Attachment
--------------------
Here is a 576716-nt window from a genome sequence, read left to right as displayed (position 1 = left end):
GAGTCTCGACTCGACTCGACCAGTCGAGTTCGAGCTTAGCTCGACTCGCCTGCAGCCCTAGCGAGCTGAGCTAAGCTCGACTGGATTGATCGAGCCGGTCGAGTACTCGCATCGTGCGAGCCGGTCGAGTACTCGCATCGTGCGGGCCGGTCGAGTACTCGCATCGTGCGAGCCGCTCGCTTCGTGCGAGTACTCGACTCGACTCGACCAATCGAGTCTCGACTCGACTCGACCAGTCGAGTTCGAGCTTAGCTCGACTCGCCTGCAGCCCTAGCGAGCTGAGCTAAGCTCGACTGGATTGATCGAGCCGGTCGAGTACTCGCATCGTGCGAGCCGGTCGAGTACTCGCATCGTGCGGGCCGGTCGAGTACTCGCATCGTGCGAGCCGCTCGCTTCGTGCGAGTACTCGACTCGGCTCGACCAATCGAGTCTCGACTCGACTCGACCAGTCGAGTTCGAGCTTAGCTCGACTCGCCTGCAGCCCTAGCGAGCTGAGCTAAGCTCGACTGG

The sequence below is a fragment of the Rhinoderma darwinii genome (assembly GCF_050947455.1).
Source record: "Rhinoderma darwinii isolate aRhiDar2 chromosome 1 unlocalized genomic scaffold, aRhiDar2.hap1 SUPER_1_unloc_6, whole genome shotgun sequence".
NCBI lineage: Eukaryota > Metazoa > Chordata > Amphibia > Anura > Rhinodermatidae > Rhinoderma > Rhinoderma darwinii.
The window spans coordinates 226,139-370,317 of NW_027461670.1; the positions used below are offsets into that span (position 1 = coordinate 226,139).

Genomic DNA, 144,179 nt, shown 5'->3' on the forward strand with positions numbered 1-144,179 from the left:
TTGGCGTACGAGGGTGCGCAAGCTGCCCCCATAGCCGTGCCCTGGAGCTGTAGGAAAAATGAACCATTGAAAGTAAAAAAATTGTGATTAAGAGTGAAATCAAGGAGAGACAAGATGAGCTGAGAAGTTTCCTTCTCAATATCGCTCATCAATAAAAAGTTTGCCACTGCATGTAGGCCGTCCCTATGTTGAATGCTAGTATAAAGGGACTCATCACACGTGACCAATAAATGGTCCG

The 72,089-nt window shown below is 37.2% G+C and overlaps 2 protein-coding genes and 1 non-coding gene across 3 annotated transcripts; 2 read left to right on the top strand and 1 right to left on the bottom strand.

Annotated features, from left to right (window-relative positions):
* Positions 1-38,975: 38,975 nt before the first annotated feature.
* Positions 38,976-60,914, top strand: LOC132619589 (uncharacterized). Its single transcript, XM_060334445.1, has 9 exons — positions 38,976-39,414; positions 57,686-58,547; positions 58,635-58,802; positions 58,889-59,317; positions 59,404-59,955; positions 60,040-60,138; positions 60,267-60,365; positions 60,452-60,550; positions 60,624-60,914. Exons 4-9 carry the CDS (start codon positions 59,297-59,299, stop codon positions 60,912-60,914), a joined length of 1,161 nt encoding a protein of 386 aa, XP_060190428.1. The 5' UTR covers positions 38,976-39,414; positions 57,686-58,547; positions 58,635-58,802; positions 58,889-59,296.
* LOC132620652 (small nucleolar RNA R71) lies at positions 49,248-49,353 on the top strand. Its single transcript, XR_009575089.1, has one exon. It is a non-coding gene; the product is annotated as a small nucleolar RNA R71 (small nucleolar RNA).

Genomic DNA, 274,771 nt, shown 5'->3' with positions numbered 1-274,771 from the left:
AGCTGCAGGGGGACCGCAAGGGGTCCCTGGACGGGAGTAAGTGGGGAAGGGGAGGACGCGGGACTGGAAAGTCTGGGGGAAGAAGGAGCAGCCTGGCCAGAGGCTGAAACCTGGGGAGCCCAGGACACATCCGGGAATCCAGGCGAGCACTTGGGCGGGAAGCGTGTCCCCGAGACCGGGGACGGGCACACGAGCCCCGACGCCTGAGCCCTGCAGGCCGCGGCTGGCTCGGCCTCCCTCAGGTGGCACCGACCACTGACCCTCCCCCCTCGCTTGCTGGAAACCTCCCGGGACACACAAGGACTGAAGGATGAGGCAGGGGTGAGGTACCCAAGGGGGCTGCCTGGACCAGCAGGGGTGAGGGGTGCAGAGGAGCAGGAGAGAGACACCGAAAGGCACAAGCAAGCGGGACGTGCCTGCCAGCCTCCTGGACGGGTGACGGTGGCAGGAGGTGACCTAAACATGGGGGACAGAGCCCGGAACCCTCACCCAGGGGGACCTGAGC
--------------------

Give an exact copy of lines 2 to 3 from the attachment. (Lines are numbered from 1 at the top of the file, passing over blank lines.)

GAGTCTCGACTCGACTCGACCAGTCGAGTTCGAGCTTAGCTCGACTCGCCTGCAGCCCTAGCGAGCTGAGCTAAGCTCGACTGGATTGATCGAGCCGGTCGAGTACTCGCATCGTGCGAGCCGGTCGAGTACTCGCATCGTGCGGGCCGGTCGAGTACTCGCATCGTGCGAGCCGCTCGCTTCGTGCGAGTACTCGACTCGACTCGACCAATCGAGTCTCGACTCGACTCGACCAGTCGAGTTCGAGCTTAGCTCGACTCGCCTGCAGCCCTAGCGAGCTGAGCTAAGCTCGACTGGATTGATCGAGCCGGTCGAGTACTCGCATCGTGCGAGCCGGTCGAGTACTCGCATCGTGCGGGCCGGTCGAGTACTCGCATCGTGCGAGCCGCTCGCTTCGTGCGAGTACTCGACTCGGCTCGACCAATCGAGTCTCGACTCGACTCGACCAGTCGAGTTCGAGCTTAGCTCGACTCGCCTGCAGCCCTAGCGAGCTGAGCTAAGCTCGACTGG

The sequence below is a fragment of the Rhinoderma darwinii genome (assembly GCF_050947455.1).